MaryLynneDittmar.com

Atlantis Journal – Epilogue

by on Dec.19, 2011, under Commercial Space, Space Exploration, Space Policy, Space Shuttle Program

It’s been a long time since I posted.  There’s been good reason for that, and that reason is all about Atlantis and her sister ship Endeavour.

About 10 weeks ago as I write, my good friend Randy Stone (former JSC Deputy Center Director and former Director of the Mission Operations Directorate) gave me a call.

“I just got off the phone with a millionaire”.

I was impressed – didn’t know he knew any, and told him so.  Then asked how he happened to be on the phone with a millionaire.

“He wants to fly the Shuttle commercially”.

To say that I was underwhelmed is an understatement.  I was completely disinterested for a few reasons:

(1) I and we (meaning the space community) and the U.S. (meaning, the United States) were moving beyond the end of the Shuttle Program.  It was hard, slow going in some quarters, but it was happening.   The shuttles were gone and being disassembled as we spoke.  They were past the point of no return.  Or so I thought.

(2) I had participated in 2 “commercial shuttle” market analyses over the years; one over 10 years ago when I was at Boeing and one I had led for a client a few years later.  No one – including me – had ever found market(s) sufficient to support the Shuttle’s annual operating costs, let alone generate profit.

(3) I had real work to do.

“You’ve GOT to be kidding me”.

Randy called again the next day, and suggested that I talk with the guy.  He’d been impressed, which was enough to intrigue me. I agreed.

“The guy”, whose name is Kevin Holleran, turned out to be a genuinely original thinker despite his being an English bloke (joke!)  After speaking with him for a while I agreed to do my own “due diligence” – to check out the effort, get background on the people involved, explore the political and technical landscapes, etc.  In the days that followed, I also set four conditions for my participation, the first three of which were required in order to make the project at all viable, in my opinion:

1) The commercial Shuttle business entity would not seek so much as a dime of government money for development or operations;

2) The entity had to generate a business case that could close without NASA as a customer;

3) That same business case had to be sufficiently robust to enable full-cost reimbursement to the government for any and all infrastructure and other resource use; and

4) I would not agree to support the effort until I was convinced of its seriousness and comfortable with the team.

10 weeks later, I am proud to say that everything – and I do mean EVERYTHING – has been done to explore whether one or two of the Shuttles – most probably Atlantis – could be returned to operational status on a purely commercial basis. Kevin’s leadership was extraordinary on all fronts.  We were not successful – but that conclusion was not due to Orbiter disassembly.  Further, all of “my” conditions were met.  Times have changed since my last pass at this and we did find a market – more than one – and a business case that closed, driven by the Shuttle’s unique capabilities.   As markets continued to surface the funding raised by Kevin – who was also an investor in the project – grew, dramatically so.  Doors opened left and right and the buzz increased.  Initially skeptical, people became caught up in the vision of a Commercial Space Shuttle funded entirely by private and institutional investors and put back into service to shape new markets.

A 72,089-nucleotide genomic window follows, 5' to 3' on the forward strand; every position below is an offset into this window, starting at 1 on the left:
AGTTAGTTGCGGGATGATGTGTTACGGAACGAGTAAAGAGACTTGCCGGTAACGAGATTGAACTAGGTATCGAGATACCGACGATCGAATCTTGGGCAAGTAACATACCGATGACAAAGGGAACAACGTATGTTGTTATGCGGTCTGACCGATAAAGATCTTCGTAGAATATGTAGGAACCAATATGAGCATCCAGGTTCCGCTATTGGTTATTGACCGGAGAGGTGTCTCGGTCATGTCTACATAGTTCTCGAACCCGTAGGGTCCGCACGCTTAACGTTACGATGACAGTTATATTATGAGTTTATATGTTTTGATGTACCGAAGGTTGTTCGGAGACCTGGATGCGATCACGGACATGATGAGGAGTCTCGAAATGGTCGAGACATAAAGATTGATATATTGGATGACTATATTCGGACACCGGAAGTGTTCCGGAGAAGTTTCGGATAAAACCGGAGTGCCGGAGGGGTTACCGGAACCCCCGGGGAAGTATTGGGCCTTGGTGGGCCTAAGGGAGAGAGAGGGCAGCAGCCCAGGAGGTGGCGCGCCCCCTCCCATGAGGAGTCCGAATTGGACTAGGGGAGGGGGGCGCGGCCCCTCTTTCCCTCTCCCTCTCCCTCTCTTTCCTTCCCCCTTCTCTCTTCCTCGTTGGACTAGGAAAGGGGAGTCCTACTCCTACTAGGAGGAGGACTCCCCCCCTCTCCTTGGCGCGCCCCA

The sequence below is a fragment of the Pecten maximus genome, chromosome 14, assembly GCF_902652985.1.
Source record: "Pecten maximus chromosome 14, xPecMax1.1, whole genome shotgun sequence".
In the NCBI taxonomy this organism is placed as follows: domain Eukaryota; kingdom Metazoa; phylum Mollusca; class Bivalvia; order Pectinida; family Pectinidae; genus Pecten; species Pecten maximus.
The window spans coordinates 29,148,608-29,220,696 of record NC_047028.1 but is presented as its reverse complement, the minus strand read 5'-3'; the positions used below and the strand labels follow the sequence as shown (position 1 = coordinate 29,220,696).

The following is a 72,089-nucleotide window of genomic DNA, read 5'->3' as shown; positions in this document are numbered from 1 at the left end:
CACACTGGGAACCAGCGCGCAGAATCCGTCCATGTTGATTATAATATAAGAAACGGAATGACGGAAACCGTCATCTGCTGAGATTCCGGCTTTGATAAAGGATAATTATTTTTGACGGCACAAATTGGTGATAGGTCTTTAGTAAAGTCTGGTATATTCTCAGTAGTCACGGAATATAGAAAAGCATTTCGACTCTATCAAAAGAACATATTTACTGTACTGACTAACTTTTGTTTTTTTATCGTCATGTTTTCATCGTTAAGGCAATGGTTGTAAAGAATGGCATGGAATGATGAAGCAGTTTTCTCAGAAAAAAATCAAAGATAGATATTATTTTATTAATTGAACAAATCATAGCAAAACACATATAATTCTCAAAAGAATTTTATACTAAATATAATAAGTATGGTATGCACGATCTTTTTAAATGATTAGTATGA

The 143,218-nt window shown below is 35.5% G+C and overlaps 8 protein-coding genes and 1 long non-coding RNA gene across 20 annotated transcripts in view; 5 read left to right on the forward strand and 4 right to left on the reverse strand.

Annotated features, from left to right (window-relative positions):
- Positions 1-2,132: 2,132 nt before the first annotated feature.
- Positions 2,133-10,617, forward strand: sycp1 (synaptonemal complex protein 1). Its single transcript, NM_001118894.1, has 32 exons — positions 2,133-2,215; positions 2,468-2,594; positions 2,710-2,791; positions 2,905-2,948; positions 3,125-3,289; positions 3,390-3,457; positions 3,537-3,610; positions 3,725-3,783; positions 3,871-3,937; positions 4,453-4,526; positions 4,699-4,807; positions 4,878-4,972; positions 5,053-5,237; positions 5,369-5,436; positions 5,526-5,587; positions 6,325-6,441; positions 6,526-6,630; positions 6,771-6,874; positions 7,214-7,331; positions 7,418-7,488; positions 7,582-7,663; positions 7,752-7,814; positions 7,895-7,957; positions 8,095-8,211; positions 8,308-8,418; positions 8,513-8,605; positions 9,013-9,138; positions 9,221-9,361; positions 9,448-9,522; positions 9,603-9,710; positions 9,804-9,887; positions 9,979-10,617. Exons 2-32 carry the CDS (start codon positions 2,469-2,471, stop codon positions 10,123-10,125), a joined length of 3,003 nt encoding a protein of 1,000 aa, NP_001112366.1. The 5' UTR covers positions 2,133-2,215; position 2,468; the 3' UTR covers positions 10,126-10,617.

I was indeed convinced of the seriousness of the effort, and eventually, inspired.  Long before the end it was all about the people, the love of human spaceflight, and a desire to open markets and build something for the future.  I offered strategic guidance to Kevin, helping him create a serious exploratory effort by reaching out to senior government officials and industry executives.  The challenges and rewards experienced by the team as we worked through technical, political, and business hurdles required setting aside all of the naysaying (while acknowledging the realities of the situation) and testing a great many assumptions.  For me personally, it meant asking industry, legislative and agency personnel on all sides of the discussion to suspend disbelief one more time - some at professional and emotional cost – in order to give us hard-nosed assessments and at the same time think as far outside the box as they ever had before.

We will never know if the technical challenges of returning an Orbiter to operational status could have been overcome.  What we do know is that the response to the effort was gratifying.  Even among those who didn’t believe it possible or didn’t think it should be possible, many still hoped there was a way.  That’s a fitting, final epilogue for those incredible machines.

I direct you to NASASpaceflight.com, and Chris Bergin’s article on the effort.  He became aware of the project early on, voluntarily embargoed what he knew, and risked losing a huge “scoop” so that some complex, sensitive discussions might go on unperturbed.  He has earned the right to tell the story first.

MLD